The Big Switch: Rewiring the World, from Edison to Google by Nicholas Carr

The Big Switch: Rewiring the World, from Edison to Google

byNicholas Carr

Kobo ebook | January 19, 2009

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“Magisterial. . . . Draws an elegant and illuminating parallel between the late-19th-century electrification of America and today’s computing world.”—Salon

Hailed as “the most influential book so far on the cloud computing movement” (Christian Science Monitor), The Big Switch makes a simple and profound statement: Computing is turning into a utility, and the effects of this transition will ultimately change society as completely as the advent of cheap electricity did. In a new chapter for this edition that brings the story up-to-date, Nicholas Carr revisits the dramatic new world being conjured from the circuits of the “World Wide Computer.”

Title:The Big Switch: Rewiring the World, from Edison to GoogleFormat:Kobo ebookPublished:January 19, 2009Publisher:W. W. Norton & CompanyLanguage:English

The following ISBNs are associated with this title:

ISBN - 10:0393067874

ISBN - 13:9780393067873


Rated 4 out of 5 by from Prescient This is quintessential Carr doing what he does best: making you think twice about technological utopianism through a masterly mix of anecdote and academic research. What also makes it an compelling read is that you get to see, with the benefit of hindsight, how some of his predictions and apprehensions, committed to writing up to 2008, have played out; his perspicacity is striking, as he identifies several trends that have only come into the mainstream more recently. You also get to learn some interesting things about electrification in the late-nineteenth/early-twentieth century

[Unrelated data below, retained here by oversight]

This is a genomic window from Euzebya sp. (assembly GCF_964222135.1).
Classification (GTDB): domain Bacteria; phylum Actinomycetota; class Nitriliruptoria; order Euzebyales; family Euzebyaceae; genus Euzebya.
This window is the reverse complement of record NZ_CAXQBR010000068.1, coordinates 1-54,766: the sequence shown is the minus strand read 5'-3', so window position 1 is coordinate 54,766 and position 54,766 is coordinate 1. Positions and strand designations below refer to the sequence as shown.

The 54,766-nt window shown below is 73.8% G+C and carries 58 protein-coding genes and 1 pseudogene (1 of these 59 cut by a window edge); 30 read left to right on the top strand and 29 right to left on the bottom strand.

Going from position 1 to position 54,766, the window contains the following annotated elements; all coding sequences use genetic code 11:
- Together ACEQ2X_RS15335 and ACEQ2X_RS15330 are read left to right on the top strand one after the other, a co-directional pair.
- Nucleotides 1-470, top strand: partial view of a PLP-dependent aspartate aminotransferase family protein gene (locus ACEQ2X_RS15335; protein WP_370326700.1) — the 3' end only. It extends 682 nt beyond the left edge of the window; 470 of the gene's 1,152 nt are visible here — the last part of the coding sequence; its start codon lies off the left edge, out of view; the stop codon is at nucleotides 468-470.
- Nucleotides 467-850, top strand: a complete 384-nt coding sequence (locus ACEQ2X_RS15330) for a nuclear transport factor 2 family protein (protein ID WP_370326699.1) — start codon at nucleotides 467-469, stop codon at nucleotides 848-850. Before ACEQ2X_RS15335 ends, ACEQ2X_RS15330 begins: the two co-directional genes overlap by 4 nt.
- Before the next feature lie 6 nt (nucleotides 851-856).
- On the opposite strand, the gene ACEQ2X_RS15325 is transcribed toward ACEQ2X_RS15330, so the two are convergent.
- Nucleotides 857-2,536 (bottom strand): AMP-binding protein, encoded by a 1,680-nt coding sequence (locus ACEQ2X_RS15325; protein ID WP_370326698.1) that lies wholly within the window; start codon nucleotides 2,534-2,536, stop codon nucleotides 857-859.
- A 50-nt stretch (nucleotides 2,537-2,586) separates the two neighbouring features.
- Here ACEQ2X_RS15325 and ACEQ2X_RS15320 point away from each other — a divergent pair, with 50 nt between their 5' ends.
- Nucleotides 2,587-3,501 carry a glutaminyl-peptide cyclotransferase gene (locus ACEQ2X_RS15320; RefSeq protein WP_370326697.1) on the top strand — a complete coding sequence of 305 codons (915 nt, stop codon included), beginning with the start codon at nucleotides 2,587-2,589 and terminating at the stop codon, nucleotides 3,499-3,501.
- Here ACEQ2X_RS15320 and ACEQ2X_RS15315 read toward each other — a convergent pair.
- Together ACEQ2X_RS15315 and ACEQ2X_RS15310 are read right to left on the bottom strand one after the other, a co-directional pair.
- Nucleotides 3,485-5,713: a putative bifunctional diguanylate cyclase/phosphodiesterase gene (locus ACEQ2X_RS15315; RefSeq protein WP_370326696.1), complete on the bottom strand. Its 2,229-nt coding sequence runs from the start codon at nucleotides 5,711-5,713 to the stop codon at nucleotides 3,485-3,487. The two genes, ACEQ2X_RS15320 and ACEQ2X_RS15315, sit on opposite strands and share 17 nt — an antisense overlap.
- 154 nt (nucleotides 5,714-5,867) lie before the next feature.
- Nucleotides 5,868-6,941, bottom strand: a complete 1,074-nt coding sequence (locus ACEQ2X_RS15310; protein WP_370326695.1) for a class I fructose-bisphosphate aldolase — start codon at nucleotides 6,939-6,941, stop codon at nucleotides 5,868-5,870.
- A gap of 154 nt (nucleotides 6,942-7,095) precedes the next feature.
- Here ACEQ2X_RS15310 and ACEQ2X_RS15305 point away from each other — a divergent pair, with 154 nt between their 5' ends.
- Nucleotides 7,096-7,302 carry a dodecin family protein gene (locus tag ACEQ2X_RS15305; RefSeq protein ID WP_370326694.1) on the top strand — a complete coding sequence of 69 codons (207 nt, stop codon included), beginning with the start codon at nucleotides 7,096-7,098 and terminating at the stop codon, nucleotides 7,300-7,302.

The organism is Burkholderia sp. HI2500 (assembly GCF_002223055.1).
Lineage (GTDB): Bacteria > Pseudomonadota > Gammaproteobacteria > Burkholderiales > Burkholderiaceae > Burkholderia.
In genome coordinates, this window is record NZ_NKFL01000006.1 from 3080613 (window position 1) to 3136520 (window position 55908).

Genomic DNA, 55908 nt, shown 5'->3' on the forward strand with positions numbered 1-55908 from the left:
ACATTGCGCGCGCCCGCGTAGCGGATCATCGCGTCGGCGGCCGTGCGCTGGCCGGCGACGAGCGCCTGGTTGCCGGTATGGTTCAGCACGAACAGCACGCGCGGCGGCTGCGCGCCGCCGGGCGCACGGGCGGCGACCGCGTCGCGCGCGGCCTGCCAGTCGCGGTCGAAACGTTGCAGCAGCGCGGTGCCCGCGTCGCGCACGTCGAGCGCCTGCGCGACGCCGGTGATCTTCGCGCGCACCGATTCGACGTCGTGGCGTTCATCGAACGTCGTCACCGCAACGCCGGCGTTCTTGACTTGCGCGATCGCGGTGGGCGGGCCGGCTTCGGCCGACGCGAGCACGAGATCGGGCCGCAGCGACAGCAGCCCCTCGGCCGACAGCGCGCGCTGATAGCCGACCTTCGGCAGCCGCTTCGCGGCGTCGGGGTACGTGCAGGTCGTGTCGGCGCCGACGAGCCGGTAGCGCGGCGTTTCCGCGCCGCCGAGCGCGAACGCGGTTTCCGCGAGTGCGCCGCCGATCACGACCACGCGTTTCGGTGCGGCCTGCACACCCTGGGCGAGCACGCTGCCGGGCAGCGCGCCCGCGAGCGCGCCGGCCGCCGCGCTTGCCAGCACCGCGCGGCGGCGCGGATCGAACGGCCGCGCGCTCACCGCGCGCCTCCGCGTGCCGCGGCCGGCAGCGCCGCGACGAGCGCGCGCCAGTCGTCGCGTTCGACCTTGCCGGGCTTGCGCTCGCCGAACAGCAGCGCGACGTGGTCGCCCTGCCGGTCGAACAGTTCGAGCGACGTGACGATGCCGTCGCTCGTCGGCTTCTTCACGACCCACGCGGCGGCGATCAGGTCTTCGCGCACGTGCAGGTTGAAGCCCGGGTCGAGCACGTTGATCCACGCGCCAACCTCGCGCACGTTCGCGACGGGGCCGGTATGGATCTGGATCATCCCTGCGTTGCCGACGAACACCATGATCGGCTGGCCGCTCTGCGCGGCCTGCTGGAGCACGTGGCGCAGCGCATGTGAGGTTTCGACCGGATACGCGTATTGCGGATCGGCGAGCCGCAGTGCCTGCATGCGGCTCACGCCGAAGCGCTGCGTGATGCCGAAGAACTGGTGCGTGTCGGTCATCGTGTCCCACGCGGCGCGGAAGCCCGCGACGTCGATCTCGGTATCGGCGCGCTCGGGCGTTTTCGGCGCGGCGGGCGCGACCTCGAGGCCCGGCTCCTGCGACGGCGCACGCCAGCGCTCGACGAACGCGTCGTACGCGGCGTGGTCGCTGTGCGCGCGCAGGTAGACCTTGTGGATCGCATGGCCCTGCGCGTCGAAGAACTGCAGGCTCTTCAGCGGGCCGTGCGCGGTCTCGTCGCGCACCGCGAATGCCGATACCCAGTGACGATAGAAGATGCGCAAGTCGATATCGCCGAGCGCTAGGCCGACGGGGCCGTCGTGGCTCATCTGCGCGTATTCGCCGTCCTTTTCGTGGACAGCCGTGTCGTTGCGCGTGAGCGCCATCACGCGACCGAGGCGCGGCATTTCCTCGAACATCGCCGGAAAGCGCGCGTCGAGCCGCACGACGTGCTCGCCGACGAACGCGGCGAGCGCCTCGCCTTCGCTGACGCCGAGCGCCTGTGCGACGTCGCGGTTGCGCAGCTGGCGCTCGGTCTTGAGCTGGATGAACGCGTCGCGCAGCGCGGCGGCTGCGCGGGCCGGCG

Date published: 2018-01-24
Rated 4 out of 5 by from Forceful account might benefit from more humility. This book tells two stories. One is an analogy between the establishment of the modern electricity grid and cloud computing networks suggesting that computer networks will soon transform society with cloud computing networks turning computing into a commodity that we will be able to buy and use for any number of purposes with little if any effort. The other story is that cloud computing networks creates a technological potential that is probably bad news for life as we know it both intellectually and socially. The book is interesting because its author has clearly read and is engaging academic thought about the history and implications of computers and technology, but the author takes a rather straightforward view of technology, accepting a technological determinism. This position has some motivation that the author shares, but I wish he had engaged more with some potential objections. For example, comparing computers to utility is an idea that achieved some popularity in the 60s and 70s but failed then why is Carr so sure that now will be so different. Some of the author's negative apprehension about computers seems to be more a contrarian response to the endless positive froth generated by a thousand optimistic press releases than a completely justified intellectual position. That said the author stakes out his position relatively clearly and offers a contrast with the technological optimism that so many companies and authors offer.
Date published: 2015-04-01
Rated 3 out of 5 by from The big switch Interesting book, but getting a bit dated
Date published: 2014-04-07